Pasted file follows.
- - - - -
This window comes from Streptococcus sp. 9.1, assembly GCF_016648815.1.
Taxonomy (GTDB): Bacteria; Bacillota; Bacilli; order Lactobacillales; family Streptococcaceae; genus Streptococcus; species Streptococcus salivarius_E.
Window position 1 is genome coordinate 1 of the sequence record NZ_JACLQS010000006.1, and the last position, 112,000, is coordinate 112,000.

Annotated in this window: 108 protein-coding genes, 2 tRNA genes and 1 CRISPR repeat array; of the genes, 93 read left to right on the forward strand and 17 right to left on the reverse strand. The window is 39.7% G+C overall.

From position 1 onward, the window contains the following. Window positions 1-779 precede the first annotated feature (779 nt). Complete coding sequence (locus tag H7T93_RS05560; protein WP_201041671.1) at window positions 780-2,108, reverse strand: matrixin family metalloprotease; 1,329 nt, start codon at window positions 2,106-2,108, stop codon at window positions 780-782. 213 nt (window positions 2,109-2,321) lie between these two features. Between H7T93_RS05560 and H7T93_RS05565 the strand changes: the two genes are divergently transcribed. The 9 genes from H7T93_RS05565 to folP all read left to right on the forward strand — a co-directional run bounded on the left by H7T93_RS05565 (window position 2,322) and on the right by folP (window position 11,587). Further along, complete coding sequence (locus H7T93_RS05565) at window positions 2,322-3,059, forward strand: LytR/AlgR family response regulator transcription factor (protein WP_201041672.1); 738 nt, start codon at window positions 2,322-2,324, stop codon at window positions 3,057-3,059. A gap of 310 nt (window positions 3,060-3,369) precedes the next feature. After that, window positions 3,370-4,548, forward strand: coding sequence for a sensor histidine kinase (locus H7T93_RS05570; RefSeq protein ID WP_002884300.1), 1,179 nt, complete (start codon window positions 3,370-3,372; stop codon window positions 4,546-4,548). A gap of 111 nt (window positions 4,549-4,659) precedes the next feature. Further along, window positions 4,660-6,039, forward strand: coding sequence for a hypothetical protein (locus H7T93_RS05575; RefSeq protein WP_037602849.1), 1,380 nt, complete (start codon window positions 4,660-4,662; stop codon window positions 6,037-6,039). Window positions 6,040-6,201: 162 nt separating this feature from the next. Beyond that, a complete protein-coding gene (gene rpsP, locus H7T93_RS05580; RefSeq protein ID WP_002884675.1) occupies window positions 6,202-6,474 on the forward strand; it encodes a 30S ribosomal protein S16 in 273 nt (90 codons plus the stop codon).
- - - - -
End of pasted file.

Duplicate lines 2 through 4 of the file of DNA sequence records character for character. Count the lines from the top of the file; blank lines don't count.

Taxonomy (GTDB): Bacteria; Bacillota; Bacilli; order Lactobacillales; family Streptococcaceae; genus Streptococcus; species Streptococcus salivarius_E.
Window position 1 is genome coordinate 1 of the sequence record NZ_JACLQS010000006.1, and the last position, 112,000, is coordinate 112,000.

Annotated in this window: 108 protein-coding genes, 2 tRNA genes and 1 CRISPR repeat array; of the genes, 93 read left to right on the forward strand and 17 right to left on the reverse strand. The window is 39.7% G+C overall.